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SPACE & SCIENCE NEWS: January 2006
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DS4G experimental ion engine
Super-powerful new ion engine revealed
(Jan 18, 2006)


A new design for an ion engine promises up to 10 times the fuel-efficiency of existing electric propulsion engines, according to tests by the European Space Agency. The new thruster could be used to propel craft into interstellar space, or to power a crewed mission to Mars, ESA says. Ion engines work by using an electric field to accelerate a beam of positively charged particles – ions – away from the spacecraft, thereby providing propulsion. Existing models, such as the engine used in ESA’s Moon mission, SMART-1, extract the ions from a reservoir and expel them in a single process.

Read more. Source: New Scientist

Atlas V rocket carrying New Horizons
High winds scrub Pluto mission launch
(Jan 18, 2006)


NASA’s attempt to launch the first probe to Pluto was delayed on Tuesday by gusts of high winds at the launch pad at Cape Canaveral Air Force Station in Florida, US. The launch of the New Horizons spacecraft has been rescheduled for Wednesday at 1316 EST (1816 GMT). Wind gusts reached up to 35 knots (65 km/h) at Cape Canaveral during the countdown – the maximum allowed speed limit is 33 knots (61 km/h).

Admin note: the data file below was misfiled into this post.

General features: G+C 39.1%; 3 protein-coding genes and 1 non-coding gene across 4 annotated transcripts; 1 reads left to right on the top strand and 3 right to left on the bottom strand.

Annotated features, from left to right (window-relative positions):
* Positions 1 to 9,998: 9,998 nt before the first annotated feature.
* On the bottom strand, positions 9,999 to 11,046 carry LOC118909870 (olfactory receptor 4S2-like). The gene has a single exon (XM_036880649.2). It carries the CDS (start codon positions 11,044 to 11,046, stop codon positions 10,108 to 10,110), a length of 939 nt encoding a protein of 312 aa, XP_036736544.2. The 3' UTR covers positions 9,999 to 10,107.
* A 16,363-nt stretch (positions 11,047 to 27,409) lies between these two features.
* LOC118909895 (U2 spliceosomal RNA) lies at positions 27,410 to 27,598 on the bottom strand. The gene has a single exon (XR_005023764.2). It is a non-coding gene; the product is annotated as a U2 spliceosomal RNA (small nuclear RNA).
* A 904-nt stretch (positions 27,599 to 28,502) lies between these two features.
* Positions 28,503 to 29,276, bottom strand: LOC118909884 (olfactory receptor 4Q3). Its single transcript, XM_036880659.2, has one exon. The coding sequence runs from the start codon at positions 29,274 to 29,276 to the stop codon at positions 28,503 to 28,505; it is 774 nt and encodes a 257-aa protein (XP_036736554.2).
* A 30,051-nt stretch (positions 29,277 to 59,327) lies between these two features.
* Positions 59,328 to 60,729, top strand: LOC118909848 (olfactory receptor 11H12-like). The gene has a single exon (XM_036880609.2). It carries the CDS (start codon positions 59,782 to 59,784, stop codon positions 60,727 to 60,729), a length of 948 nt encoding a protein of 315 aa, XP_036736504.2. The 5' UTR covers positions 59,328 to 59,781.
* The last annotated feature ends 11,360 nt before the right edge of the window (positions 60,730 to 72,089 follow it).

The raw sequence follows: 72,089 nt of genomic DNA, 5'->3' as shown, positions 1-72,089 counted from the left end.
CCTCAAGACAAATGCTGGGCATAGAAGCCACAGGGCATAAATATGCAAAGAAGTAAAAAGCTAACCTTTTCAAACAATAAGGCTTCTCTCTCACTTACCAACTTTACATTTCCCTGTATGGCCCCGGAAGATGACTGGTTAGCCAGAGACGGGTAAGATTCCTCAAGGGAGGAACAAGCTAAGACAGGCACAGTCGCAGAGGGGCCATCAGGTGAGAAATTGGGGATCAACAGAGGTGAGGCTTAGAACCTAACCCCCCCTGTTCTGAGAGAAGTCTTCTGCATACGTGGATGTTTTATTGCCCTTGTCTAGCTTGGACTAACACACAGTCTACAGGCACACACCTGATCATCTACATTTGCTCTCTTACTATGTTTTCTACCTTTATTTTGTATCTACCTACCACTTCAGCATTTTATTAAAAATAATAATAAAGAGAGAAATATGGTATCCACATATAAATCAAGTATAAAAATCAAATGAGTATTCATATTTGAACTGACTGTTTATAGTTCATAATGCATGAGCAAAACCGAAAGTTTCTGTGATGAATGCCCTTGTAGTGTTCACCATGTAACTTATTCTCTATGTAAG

Read more. Source: New Scientist

Sedna and its moon, artist's impression
Kuiper Belt moons are starting to seem typical
(Jan 18, 2006)


In the not-too-distant past, the planet Pluto was thought to be an odd bird in the outer reaches of the solar system because it has a moon, Charon, that was formed much like Earth's own moon was formed. But Pluto is getting a lot of company these days. Of the four largest objects in the Kuiper Belt, three have one or more moons. "We're now beginning to realize that Pluto is one of a small family of similar objects, nearly all of which have moons in orbit around them," says Antonin Bouchez, a California Institute of Technology astronomer.

Read more. Source: Caltech

New Horizons
Pluto mission ready for lift-off
(Jan 17, 2006)


The US space agency is getting ready to launch a piano-sized spacecraft to Pluto, the last unexplored planet in the Solar System. New Horizons is set to lift off from Cape Canaveral, Florida, at 1824 GMT on Tuesday aboard an Atlas 5 rocket. Despite being the fastest probe ever built, it will still take more than nine years to reach its distant target.

Read more. Source: BBC

Stardust capsule, artist's impression
Stardust capsule returns to Earth
(Jan 15, 2006)


A capsule containing comet particles and interstellar dust has landed on Earth after a seven-year space mission. The US Stardust probe released the capsule as it flew back to Earth after a 3 billion-mile (4.7 billion km) trip. The capsule plunged through the atmosphere and touched down in the Utah desert at 0312 (1012 GMT). Scientists believe the first cometary dust samples ever returned to Earth will shed light on the origins of the Solar System.

Read more. Source: BBC

Cartwheel Galaxy
Space telescopes capture a cosmic jellyfish
(Jan 15, 2006)